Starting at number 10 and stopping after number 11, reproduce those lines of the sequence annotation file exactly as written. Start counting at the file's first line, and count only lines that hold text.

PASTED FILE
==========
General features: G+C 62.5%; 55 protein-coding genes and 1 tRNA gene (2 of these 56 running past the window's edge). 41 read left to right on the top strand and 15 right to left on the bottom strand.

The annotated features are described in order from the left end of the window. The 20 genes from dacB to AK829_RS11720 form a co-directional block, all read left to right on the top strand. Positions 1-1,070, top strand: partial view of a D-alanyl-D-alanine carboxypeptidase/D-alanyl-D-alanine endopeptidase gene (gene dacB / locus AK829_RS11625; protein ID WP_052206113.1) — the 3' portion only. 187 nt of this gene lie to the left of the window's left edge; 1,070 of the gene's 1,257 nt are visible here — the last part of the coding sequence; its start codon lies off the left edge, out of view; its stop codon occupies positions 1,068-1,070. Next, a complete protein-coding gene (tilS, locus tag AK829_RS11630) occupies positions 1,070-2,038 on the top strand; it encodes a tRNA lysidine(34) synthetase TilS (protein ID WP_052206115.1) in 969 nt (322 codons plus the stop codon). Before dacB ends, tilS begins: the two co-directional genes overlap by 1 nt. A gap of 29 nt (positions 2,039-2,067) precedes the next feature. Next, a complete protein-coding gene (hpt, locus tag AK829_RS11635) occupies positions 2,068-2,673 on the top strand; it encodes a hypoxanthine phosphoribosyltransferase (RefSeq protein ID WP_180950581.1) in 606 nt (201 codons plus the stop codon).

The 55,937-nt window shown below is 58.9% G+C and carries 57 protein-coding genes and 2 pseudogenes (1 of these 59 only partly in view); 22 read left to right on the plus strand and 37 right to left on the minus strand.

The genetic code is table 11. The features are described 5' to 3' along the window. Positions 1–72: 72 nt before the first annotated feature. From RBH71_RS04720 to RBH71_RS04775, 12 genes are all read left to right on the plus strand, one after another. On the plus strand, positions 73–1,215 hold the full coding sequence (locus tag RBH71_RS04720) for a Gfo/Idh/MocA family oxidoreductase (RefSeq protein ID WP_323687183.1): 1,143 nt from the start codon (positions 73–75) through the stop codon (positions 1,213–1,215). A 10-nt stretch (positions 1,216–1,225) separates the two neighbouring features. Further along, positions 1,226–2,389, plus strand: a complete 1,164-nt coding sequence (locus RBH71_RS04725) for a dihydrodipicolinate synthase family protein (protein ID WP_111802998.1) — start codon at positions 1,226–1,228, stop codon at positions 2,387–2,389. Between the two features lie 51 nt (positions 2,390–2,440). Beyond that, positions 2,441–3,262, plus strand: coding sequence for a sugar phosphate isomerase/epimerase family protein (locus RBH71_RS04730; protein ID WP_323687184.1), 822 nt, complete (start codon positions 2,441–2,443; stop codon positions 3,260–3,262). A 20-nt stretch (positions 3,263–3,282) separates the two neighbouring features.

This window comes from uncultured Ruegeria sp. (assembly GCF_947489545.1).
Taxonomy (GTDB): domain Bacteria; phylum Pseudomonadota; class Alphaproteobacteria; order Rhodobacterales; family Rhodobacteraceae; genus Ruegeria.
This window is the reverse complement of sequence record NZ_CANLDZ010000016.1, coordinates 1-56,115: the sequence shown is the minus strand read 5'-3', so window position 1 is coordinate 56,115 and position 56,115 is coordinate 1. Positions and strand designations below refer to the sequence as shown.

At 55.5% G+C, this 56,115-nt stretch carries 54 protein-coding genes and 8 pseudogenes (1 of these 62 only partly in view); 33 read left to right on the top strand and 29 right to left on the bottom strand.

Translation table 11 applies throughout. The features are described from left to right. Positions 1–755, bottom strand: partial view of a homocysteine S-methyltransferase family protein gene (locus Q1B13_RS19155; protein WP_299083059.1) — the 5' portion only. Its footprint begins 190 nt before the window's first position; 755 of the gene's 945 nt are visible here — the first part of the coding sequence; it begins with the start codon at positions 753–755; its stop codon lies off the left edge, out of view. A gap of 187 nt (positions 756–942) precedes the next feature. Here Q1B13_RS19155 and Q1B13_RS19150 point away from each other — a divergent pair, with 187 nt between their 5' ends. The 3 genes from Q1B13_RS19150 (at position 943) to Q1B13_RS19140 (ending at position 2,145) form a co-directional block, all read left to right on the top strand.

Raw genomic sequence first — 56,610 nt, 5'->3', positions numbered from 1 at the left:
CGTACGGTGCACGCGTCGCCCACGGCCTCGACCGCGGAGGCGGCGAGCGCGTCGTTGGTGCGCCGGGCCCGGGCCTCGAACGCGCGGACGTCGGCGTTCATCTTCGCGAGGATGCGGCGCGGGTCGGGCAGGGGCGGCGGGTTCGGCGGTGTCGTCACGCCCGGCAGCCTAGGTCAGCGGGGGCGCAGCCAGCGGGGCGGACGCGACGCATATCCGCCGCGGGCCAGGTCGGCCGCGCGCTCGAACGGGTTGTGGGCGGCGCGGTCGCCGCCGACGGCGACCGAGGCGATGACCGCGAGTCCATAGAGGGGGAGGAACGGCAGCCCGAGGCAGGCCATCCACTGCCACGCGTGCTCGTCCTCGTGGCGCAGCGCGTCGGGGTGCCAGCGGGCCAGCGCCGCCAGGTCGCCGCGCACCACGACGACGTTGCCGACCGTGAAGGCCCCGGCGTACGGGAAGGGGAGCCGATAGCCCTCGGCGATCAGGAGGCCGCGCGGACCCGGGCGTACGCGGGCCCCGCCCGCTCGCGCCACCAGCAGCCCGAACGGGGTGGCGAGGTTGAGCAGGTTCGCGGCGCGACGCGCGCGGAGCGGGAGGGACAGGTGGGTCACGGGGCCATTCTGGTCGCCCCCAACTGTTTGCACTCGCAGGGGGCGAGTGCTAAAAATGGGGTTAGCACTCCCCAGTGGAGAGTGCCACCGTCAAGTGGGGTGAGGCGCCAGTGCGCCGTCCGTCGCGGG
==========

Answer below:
Raw genomic sequence first — 56,610 nt, 5'->3', positions numbered from 1 at the left:
CGTACGGTGCACGCGTCGCCCACGGCCTCGACCGCGGAGGCGGCGAGCGCGTCGTTGGTGCGCCGGGCCCGGGCCTCGAACGCGCGGACGTCGGCGTTCATCTTCGCGAGGATGCGGCGCGGGTCGGGCAGGGGCGGCGGGTTCGGCGGTGTCGTCACGCCCGGCAGCCTAGGTCAGCGGGGGCGCAGCCAGCGGGGCGGACGCGACGCATATCCGCCGCGGGCCAGGTCGGCCGCGCGCTCGAACGGGTTGTGGGCGGCGCGGTCGCCGCCGACGGCGACCGAGGCGATGACCGCGAGTCCATAGAGGGGGAGGAACGGCAGCCCGAGGCAGGCCATCCACTGCCACGCGTGCTCGTCCTCGTGGCGCAGCGCGTCGGGGTGCCAGCGGGCCAGCGCCGCCAGGTCGCCGCGCACCACGACGACGTTGCCGACCGTGAAGGCCCCGGCGTACGGGAAGGGGAGCCGATAGCCCTCGGCGATCAGGAGGCCGCGCGGACCCGGGCGTACGCGGGCCCCGCCCGCTCGCGCCACCAGCAGCCCGAACGGGGTGGCGAGGTTGAGCAGGTTCGCGGCGCGACGCGCGCGGAGCGGGAGGGACAGGTGGGTCACGGGGCCATTCTGGTCGCCCCCAACTGTTTGCACTCGCAGGGGGCGAGTGCTAAAAATGGGGTTAGCACTCCCCAGTGGAGAGTGCCACCGTCAAGTGGGGTGAGGCGCCAGTGCGCCGTCCGTCGCGGG